As of June this year, a long-term shift to telework is anticipated, with nearly 30% of organizations expecting more than half of their employees to continue working remotely full time after the pandemic. Almost all organizations expect to invest more to secure telework long-term, with nearly 60% of enterprises spending more than $250,000 in secure telework investments in the next 24 months.
Moving forward, the majority of enterprises surveyed intend to make unplanned upgrades to their existing systems to secure telework. Many also plan to add new technologies not previously in place. Only 40% of organizations had a business continuity plan in place prior to the pandemic. Yet, as a result of the pandemic and the rapid shift to remote work, 32% invested further in this area.
While organizations have made improvements in securing their remote workforces since the beginning of the pandemic, survey data reveals several areas that could be considered opportunities for improving secure remote connectivity. These areas include:
- Multi-factor Authentication (MFA). The survey revealed that 65% of organizations had VPN solutions in place pre-pandemic, but only 37% of organizations had multi-factor authentication (MFA). While VPNs play an important role in ensuring secure connectivity, they are simply one part of securing access. Therefore, if not already in place, it is recommended that organizations consider integrating MFA into their remote security plans.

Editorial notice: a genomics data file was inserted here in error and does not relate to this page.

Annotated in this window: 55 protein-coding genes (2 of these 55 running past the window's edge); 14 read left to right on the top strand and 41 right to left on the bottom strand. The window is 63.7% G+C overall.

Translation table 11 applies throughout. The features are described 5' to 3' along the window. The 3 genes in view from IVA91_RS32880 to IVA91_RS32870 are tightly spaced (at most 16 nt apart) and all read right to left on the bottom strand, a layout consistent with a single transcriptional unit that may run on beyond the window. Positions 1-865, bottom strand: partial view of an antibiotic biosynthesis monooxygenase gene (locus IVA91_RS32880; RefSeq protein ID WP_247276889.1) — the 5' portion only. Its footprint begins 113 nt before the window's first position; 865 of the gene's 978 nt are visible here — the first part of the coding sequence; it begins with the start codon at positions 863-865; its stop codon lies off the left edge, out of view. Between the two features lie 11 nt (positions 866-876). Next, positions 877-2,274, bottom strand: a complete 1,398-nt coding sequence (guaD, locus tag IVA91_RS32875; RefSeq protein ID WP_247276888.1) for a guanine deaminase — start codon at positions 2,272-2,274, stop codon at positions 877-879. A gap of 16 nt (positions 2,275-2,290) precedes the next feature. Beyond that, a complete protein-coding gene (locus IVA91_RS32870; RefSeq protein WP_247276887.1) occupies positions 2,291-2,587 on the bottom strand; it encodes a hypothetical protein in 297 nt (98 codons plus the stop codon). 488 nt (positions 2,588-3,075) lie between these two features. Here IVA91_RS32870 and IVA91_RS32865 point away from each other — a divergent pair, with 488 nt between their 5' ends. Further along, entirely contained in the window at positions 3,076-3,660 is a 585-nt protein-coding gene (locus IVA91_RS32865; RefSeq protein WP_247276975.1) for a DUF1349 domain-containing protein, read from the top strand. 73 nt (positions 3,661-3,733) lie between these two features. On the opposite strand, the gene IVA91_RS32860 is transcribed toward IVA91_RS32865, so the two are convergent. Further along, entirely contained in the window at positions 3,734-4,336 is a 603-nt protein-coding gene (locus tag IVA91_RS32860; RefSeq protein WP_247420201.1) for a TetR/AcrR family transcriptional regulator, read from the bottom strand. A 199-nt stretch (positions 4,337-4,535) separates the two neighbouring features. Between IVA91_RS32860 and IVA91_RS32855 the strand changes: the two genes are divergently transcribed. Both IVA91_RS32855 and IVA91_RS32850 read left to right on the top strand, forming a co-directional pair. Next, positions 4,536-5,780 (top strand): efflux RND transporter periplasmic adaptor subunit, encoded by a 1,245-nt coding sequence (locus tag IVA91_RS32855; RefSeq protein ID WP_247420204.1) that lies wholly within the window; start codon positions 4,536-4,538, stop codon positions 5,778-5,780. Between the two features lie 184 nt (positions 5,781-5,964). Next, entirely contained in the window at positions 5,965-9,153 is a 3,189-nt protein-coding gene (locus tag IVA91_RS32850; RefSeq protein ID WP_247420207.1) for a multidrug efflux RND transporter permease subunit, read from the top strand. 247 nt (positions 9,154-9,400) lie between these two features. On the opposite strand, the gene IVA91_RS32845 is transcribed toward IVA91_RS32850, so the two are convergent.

- Endpoint Security and Network Access Control (NAC). Seventy-six percent (76%) and 72% of organizations plan to either upgrade or adopt NAC or endpoint detection and response (EDR) solutions respectively. As employees work remotely, organizations face challenges to control the influx of non-trusted devices on their networks to enable remote work, creating new security challenges overnight. By adopting NAC solutions, IT teams get increased visibility and control over the users and devices on their network. EDR solutions deliver advanced, real-time threat protection for endpoints both pre- and post-infection.
- Software-defined Wide-area Networking (SD-WAN) for the Home. Sixty-four percent (64%) of organizations plan to either upgrade or adopt SD-WAN, but specifically for the home office. The critical advantage of extending secure SD-WAN functionality to individual teleworkers, especially super users, is that they can enjoy on-demand remote access as well as dynamically scalable performance regardless of their local network availability.
- Secure Access Service Edge (SASE). Seventeen percent (17%) of organizations made investments in SASE prior to the pandemic, and 16% invested in SASE as a result of the pandemic. Still, 58% plan to invest in SASE to some degree going forward. Although SASE is an emerging enterprise strategy, it is increasingly seen as an opportunity to combine network and security functions with WAN capabilities to support the dynamic, secure access needs of today’s organizations.
- Skilled Security Professionals. At the start of the pandemic, only 55% of organizations had enough skilled IT workers in place to support the shift to remote work. And while 73% of organizations stated their intention to invest further in skilled IT workers in the next 24 months, the historical lack of skilled IT security professionals could present a challenge.